Jigokudani Monkey Park

When a Japanese friend learned that I was planning a winter trip to see the snow monkeys north of Nagano, she told me she had always wanted to see the Hokusai museum in nearby Obuse, so, although she was not fond of cold weather, she agreed to accompany me for a few days. It was February of 2010, and the night before we were to leave, Tokyo had its only significant snowfall of the season. By morning about three or four inches graced the roofs, bushes, and streets outside my window. My friend called. Apparently outlying areas had heavier snow and the highway bus we were planning to take had been cancelled. In addition, many trains were delayed or stopped, and downed trees caused road obstructions. Our local line was running, so we connected to the Shinkansen, bullet train, more expensive but much faster, and sped north to the mountains.

Switching trains at Nagano, we stopped for a soba lunch, and then detoured to see the grand Zenkō-ji Buddhist Temple. Handmade straw sandals hung at the entrance, brought as offerings to the gods. Hoping for good luck, visitors had rubbed the statue of Binzuru, a follower of Buddha, so that it shone in places. Many pilgrims stumbled through a completely dark underground passage, groping along the walls for a hidden key of enlightenment. Although my friend claimed not to be a believer, she threw the obligatory coin into the box at the steps of the temple, rang the bell, and clapped, observing the ritual prayer.

“You never know,” she said with a sly smile.

Soba lunch
Zenkō-ji temple gate, Nagano, Japan
Tying prayers

The celebrated artist of the Edo period, Katsushika Hokusai created ukiyo-e, woodblock prints. His depictions of huge foamy blue waves tossing wooden boats, and of the dramatic, solitary Mount Fuji, serene or stormy, floating over villages, are recognized around the world. An extensive collection of originals were housed at the Hokusai Museum in Obuse, along with his paintings, scrolls, and sketches. We trudged through blowing snow to see his fiery orange phoenix on the ceiling at the Gansho-in Temple, painted while Hokusai was in his eighties.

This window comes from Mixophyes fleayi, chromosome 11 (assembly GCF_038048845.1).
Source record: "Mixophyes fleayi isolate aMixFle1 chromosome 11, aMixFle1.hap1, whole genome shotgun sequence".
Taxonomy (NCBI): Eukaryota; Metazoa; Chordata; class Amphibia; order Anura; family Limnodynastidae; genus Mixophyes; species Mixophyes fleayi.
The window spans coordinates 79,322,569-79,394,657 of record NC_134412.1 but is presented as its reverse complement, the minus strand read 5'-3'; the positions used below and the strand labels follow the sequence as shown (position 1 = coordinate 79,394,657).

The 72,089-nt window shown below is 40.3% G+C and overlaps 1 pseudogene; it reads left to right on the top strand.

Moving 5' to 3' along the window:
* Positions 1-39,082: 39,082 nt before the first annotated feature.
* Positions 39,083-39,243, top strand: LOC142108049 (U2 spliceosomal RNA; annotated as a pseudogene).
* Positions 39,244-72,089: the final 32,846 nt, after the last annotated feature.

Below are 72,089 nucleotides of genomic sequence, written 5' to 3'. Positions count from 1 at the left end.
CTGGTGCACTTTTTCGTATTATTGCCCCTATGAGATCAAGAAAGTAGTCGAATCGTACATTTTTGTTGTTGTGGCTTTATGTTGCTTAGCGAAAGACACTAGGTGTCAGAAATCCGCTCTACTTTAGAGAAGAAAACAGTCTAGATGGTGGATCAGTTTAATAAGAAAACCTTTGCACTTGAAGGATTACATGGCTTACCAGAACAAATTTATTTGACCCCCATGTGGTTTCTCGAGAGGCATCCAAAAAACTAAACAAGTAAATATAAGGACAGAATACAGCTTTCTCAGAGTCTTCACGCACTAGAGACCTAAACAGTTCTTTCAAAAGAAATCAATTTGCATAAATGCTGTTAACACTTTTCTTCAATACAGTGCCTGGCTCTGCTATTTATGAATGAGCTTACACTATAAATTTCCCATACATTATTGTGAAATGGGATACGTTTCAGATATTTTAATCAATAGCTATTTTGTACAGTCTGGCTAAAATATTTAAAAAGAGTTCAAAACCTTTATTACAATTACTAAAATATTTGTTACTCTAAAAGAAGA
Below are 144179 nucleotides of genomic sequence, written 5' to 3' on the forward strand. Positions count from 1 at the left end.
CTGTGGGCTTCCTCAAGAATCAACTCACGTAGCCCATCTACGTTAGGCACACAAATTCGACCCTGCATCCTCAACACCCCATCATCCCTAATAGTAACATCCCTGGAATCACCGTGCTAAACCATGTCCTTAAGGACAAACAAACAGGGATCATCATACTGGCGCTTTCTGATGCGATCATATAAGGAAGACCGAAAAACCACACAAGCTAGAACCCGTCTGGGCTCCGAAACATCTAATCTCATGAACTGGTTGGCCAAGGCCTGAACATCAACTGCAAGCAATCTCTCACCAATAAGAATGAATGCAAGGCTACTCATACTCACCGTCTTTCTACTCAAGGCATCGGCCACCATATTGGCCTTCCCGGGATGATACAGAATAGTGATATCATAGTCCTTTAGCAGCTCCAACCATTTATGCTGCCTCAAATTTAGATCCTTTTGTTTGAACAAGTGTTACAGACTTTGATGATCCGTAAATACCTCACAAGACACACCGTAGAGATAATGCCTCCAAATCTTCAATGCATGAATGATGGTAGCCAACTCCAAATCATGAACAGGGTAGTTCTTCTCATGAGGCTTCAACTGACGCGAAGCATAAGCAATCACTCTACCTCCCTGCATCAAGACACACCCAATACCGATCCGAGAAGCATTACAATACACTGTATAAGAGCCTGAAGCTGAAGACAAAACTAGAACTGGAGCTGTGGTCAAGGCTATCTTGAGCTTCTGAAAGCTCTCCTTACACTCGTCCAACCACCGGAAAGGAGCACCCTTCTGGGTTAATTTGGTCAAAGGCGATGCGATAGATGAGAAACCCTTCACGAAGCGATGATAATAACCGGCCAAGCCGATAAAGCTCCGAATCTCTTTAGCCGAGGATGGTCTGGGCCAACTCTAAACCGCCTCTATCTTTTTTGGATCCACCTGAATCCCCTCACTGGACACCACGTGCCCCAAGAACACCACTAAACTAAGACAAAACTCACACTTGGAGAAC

View from Obuse
Lane to the museum
Gansho-in gate

Hokusai’s patron in Obuse owned a sake factory, which now houses the museum; a smaller brewery and restaurant run by the same family could now be found on the main road. We sat at the counter to watch blue-robed young men preparing the food, chopping quickly and precisely with big sharp knives and steaming rice over an old stone oven. Three different kinds of sake, including a thick, milky wine similar to Korean makgeolli, were brought to us to sample, each one better than the last.

Under the town of Yudanaka, which clung to a steep mountainside, the earth seemed to be smoldering, dotted with steaming hot springs. Our hotel had an underground passageway to several natural spas, so we could wear the robe-like yukata and slippers supplied in our room without stepping outside. As usual in Japan, men and women bathed separately, in the nude. Both before dinner and after, we soaked in hot pools in rock basins, with fresh water dribbling down rock walls, pouring in from the side, bubbling up from the bottom.

My friend declined to join me on my morning trek to see Jigokudani Yaen-koen, Hell’s Valley Monkey Park, one of the most famous attractions in all of Japan, preferring to relax in the hotel. She did not want to hike on the snowy trail. This was truly inconceivable to me; I could hardly contain my excitement! To each her own. I just hoped there would be a few monkeys around on this slightly warmer morning to make the journey worthwhile.

After a thirty-minute walk from the trailhead on a snow-packed path through dense forest to a cluster of old wooden buildings along a river, I was thrilled to encounter my first Macaque monkey, a large reddish-brown male strolling by me without a glance. The sign pointed up steep stairs to the park entrance. The Monkey Park follows the river up to a steamy natural pool.

On the trail to Jigokudani Monkey Park

Suddenly monkeys were everywhere: playful youngsters rolling and frolicking in the snow, chasing each other up the hillside, bouncing off rocks, my camera bag, and even my head. They were hanging off signs, lone monkeys digging in the snow for morsels of food, sitting on rocks in the river, mothers nursing babies. Across a rickety bridge, pensive-looking monkeys lounged in the pond, heads with disheveled hair floating above the surface, lost in meditation, reaching down now and then to pick up things to eat from below the surface. These wild creatures ignored the human gawkers, oblivious to the cameras, and avoided eye contact, as if we were just other grazing animals in the valley. How enchanting to be able to share their remote habitat, if only for an hour or so.